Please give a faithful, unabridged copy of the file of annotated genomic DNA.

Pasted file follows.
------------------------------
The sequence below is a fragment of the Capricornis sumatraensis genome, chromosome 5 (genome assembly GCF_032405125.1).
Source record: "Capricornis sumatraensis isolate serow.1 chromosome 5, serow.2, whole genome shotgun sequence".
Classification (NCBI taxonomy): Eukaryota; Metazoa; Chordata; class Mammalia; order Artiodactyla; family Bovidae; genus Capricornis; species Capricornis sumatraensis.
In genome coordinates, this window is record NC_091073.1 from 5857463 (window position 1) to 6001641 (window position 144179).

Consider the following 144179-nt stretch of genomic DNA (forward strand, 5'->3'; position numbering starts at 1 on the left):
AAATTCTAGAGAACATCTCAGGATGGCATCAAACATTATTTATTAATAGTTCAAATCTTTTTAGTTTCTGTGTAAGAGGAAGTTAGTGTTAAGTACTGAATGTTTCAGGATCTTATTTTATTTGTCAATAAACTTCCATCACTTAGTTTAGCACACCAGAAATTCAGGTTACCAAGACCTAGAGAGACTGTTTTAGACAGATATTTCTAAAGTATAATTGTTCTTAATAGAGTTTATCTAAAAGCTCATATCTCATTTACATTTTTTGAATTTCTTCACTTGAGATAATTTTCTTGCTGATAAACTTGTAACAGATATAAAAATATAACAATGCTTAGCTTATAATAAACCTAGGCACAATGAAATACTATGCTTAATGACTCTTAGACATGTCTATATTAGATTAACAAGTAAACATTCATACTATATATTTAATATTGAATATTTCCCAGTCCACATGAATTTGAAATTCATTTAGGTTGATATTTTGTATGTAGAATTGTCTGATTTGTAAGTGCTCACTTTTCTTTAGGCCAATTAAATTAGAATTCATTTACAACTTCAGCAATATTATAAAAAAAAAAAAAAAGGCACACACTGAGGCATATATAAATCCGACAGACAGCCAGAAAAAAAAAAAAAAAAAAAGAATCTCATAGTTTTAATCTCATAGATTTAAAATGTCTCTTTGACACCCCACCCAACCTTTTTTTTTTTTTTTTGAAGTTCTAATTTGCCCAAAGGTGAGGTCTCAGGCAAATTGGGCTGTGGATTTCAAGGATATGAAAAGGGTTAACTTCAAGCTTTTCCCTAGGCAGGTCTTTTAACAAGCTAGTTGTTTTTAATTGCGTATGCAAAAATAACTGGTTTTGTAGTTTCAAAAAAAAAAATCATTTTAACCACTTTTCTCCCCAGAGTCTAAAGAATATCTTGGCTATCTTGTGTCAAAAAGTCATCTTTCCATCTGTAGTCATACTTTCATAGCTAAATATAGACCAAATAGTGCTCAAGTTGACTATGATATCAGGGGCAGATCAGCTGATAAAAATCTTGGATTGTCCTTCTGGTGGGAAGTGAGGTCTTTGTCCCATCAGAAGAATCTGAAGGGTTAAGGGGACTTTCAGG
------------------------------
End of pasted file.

The sequence below is a fragment of the Capricornis sumatraensis genome, chromosome 5 (genome assembly GCF_032405125.1).
Source record: "Capricornis sumatraensis isolate serow.1 chromosome 5, serow.2, whole genome shotgun sequence".
Classification (NCBI taxonomy): Eukaryota; Metazoa; Chordata; class Mammalia; order Artiodactyla; family Bovidae; genus Capricornis; species Capricornis sumatraensis.
In genome coordinates, this window is record NC_091073.1 from 5857463 (window position 1) to 6001641 (window position 144179).

Consider the following 144179-nt stretch of genomic DNA (forward strand, 5'->3'; position numbering starts at 1 on the left):
AAATTCTAGAGAACATCTCAGGATGGCATCAAACATTATTTATTAATAGTTCAAATCTTTTTAGTTTCTGTGTAAGAGGAAGTTAGTGTTAAGTACTGAATGTTTCAGGATCTTATTTTATTTGTCAATAAACTTCCATCACTTAGTTTAGCACACCAGAAATTCAGGTTACCAAGACCTAGAGAGACTGTTTTAGACAGATATTTCTAAAGTATAATTGTTCTTAATAGAGTTTATCTAAAAGCTCATATCTCATTTACATTTTTTGAATTTCTTCACTTGAGATAATTTTCTTGCTGATAAACTTGTAACAGATATAAAAATATAACAATGCTTAGCTTATAATAAACCTAGGCACAATGAAATACTATGCTTAATGACTCTTAGACATGTCTATATTAGATTAACAAGTAAACATTCATACTATATATTTAATATTGAATATTTCCCAGTCCACATGAATTTGAAATTCATTTAGGTTGATATTTTGTATGTAGAATTGTCTGATTTGTAAGTGCTCACTTTTCTTTAGGCCAATTAAATTAGAATTCATTTACAACTTCAGCAATATTATAAAAAAAAAAAAAAAGGCACACACTGAGGCATATATAAATCCGACAGACAGCCAGAAAAAAAAAAAAAAAAAAAGAATCTCATAGTTTTAATCTCATAGATTTAAAATGTCTCTTTGACACCCCACCCAACCTTTTTTTTTTTTTTTTGAAGTTCTAATTTGCCCAAAGGTGAGGTCTCAGGCAAATTGGGCTGTGGATTTCAAGGATATGAAAAGGGTTAACTTCAAGCTTTTCCCTAGGCAGGTCTTTTAACAAGCTAGTTGTTTTTAATTGCGTATGCAAAAATAACTGGTTTTGTAGTTTCAAAAAAAAAAATCATTTTAACCACTTTTCTCCCCAGAGTCTAAAGAATATCTTGGCTATCTTGTGTCAAAAAGTCATCTTTCCATCTGTAGTCATACTTTCATAGCTAAATATAGACCAAATAGTGCTCAAGTTGACTATGATATCAGGGGCAGATCAGCTGATAAAAATCTTGGATTGTCCTTCTGGTGGGAAGTGAGGTCTTTGTCCCATCAGAAGAATCTGAAGGGTTAAGGGGACTTTCAGG